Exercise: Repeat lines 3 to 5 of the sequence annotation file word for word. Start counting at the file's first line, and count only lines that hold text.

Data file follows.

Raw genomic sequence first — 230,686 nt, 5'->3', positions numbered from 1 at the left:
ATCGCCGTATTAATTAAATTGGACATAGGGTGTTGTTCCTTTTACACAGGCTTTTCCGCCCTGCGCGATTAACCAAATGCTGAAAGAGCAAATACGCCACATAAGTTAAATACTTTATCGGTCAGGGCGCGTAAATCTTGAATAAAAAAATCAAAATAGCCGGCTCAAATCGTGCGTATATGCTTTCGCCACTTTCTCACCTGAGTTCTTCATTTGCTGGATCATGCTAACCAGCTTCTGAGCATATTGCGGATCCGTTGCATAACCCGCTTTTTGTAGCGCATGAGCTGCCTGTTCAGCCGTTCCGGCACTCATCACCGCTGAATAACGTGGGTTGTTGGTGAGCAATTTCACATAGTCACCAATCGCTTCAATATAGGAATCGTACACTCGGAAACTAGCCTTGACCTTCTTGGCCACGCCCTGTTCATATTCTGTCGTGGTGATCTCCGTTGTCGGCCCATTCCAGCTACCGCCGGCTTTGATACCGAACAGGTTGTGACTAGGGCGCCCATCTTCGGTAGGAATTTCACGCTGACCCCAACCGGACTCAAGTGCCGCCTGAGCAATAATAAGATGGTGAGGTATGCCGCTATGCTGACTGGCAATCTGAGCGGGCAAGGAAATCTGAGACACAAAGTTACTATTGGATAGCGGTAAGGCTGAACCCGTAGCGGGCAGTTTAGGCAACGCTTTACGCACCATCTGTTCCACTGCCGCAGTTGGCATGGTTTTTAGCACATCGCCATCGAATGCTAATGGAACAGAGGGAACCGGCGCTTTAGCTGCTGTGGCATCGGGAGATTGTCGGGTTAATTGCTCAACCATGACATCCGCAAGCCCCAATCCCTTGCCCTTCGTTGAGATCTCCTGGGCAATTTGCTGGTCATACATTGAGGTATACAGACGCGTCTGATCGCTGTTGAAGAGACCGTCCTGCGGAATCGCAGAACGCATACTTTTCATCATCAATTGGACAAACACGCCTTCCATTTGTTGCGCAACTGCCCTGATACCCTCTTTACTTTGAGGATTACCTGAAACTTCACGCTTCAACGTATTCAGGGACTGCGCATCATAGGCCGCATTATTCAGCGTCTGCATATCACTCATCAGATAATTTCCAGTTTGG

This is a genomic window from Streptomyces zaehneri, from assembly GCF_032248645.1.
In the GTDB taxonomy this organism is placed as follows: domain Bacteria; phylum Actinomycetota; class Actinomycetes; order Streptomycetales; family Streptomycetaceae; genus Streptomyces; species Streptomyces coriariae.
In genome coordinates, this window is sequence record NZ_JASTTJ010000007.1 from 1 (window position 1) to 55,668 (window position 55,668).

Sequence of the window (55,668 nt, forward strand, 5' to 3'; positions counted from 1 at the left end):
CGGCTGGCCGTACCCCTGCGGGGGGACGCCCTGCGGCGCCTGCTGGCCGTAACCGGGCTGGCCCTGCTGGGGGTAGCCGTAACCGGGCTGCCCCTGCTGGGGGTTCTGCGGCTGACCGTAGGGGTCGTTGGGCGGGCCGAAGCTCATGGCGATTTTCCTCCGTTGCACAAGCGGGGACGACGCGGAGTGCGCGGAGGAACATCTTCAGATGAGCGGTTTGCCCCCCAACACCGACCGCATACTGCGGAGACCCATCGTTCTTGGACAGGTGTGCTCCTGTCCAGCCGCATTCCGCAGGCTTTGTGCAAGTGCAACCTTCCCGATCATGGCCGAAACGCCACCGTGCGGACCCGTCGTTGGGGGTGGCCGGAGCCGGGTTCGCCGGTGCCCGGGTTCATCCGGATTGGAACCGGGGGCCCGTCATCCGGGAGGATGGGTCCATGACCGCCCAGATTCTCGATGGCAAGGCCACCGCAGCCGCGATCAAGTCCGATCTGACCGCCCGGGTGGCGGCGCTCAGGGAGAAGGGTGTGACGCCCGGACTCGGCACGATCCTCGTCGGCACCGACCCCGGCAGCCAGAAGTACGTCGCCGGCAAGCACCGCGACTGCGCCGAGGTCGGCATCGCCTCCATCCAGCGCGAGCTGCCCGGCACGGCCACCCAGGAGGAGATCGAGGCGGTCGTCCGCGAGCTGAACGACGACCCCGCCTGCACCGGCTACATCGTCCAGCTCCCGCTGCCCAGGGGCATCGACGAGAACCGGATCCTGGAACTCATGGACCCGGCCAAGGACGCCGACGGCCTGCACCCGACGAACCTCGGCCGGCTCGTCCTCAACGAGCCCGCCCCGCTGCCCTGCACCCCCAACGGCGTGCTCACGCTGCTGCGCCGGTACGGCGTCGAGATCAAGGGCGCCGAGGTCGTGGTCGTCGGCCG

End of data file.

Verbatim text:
This is a genomic window from Streptomyces zaehneri, from assembly GCF_032248645.1.
In the GTDB taxonomy this organism is placed as follows: domain Bacteria; phylum Actinomycetota; class Actinomycetes; order Streptomycetales; family Streptomycetaceae; genus Streptomyces; species Streptomyces coriariae.
In genome coordinates, this window is sequence record NZ_JASTTJ010000007.1 from 1 (window position 1) to 55,668 (window position 55,668).